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Ten years ago, longtime local Mark Bolton brought a few of the founding directors of the Chamber of Commerce together to recount the story of its humble beginnings for an article in Reflections magazine. Last year, the Chamber celebrated 40 years serving our community–another milestone and representation of the success shared amongst our growing town. The story went like this…..

In 1983 Richmond Hill, Georgia had nearly everything a growing community could want. A school system that produced some of the highest Scholastic Aptitude Test scores in the state, attractive waterfront communities, uncrowded affordable living, and a safe place to raise a family. There was friendliness among its people that welcomed newcomers to share in the building of new churches, community recreational programs, and new medical practices. Soon Bryan County would become the second fastest growing county in Georgia. What more could a community want?

“We were the best kept secret on the Georgia coast. But we needed to get the word out. We wanted to share our secret. We needed a chamber of commerce,” says Charlie Stafford, a local builder/developer and the chamber’s first president in 1983.

Then, few people outside of the immediate area had heard of the much sought after quality of life in the Richmond Hill community. Across the river in Chatham County, people frequently struggled to pay for the home they wanted, they had higher property taxes and, on top of that, many families were paying private school tuition for their children. But in Richmond Hill that same money bought a larger home, property taxes were, and still are the lowest in the region, and our public schools outperform many private schools.

Laura McGee, now a retired certified public accountant, recalls the evening in 1983 when 30 local business owners met in the Bryan County Courthouse Annex building to talk about creating a chamber. “Back then that represented a large portion of the business community in Richmond Hill,” she says. Laura was a charter member of the board of directors and became the Chamber’s first secretary-treasurer. Once the chamber began to market the community, it didn’t take a lot of convincing to entice people to move and bring their families to Richmond Hill. “As business owners, we all wanted to generate more commerce within the community. We needed to grow our businesses.” Laura recalls. “But you have to have rooftops to support businesses,” Charlie adds. “Retail development always follows the people. So… we got the people here.”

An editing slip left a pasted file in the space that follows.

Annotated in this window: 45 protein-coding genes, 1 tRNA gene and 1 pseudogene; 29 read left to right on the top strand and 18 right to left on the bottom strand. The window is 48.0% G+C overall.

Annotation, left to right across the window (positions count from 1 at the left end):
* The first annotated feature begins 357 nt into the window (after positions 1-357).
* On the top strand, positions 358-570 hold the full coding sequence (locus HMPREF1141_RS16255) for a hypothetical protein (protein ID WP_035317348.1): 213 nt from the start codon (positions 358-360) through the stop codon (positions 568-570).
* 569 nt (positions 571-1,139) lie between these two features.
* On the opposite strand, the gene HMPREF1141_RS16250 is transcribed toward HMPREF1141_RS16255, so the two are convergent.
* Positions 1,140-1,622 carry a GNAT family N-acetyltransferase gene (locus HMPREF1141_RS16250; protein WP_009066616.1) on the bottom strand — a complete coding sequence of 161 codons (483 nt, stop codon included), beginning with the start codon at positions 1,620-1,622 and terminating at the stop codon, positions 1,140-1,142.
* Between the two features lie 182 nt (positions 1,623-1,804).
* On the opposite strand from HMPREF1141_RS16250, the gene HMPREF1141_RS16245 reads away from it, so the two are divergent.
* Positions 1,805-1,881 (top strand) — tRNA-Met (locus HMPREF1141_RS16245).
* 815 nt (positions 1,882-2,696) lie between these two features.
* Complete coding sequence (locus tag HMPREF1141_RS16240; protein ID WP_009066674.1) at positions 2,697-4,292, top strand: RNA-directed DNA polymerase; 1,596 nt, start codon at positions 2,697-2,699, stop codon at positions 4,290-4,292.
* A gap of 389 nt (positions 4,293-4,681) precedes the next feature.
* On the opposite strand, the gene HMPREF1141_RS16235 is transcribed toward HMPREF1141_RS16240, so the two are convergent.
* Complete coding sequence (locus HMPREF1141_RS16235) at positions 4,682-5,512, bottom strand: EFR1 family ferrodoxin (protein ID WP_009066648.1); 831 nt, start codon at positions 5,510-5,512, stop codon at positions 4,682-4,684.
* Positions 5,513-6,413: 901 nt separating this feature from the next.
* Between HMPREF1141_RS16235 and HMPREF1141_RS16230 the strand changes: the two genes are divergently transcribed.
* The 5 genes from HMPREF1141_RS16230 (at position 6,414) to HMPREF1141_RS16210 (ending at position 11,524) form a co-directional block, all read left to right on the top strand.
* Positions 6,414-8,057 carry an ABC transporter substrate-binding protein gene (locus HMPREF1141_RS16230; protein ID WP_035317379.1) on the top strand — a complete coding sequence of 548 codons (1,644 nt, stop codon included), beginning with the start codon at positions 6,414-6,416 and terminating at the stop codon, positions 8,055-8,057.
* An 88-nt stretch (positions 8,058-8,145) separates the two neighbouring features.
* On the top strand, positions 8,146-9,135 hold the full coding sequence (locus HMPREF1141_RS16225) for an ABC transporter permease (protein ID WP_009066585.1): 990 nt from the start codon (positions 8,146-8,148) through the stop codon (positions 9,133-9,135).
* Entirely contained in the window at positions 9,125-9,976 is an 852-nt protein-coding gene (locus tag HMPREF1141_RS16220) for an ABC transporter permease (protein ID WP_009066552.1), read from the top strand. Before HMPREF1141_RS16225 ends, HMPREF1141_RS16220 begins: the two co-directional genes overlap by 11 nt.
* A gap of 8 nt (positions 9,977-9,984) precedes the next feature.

Later, Charlie Stafford would publish the town’s first newspaper, open a day care business, and help to organize a locally owned bank. The key to Richmond Hill’s success has always been the quality of its public school system. “If it weren’t for our schools, we wouldn’t have hit it off,” he affirms. The Chamber began to communicate with the community and to promote the area to Savannah.

“Early on, we worked together to fund a nice full-color brochure to invite newcomers to our community. We printed 5,000 brochures for $6,000. We mailed 2,000 to businesses and every doctor’s office in Savannah. We wanted to make Richmond Hill a household name in Savannah-- to get people to come across the river and see us!” real estate developer and builder Johnny Murphy, one of the original signers of the Chamber’s charter, tells of some of the Chamber’s first marketing efforts.

Chris Morris was president of the Chamber in 1990 and had the unique marketing idea of producing a video about Richmond Hill and then sending it to a target audience in a presentation gift box. The box contained the VHS videotape, a letter from the Chamber, and a retractable tape measure with the message, “See how we measure up in Richmond Hill.” Coastal Electric Cooperative facilitated the production of the video, which featured testimonials from local business owners who shared why Richmond Hill was such a great place to live, work, and play.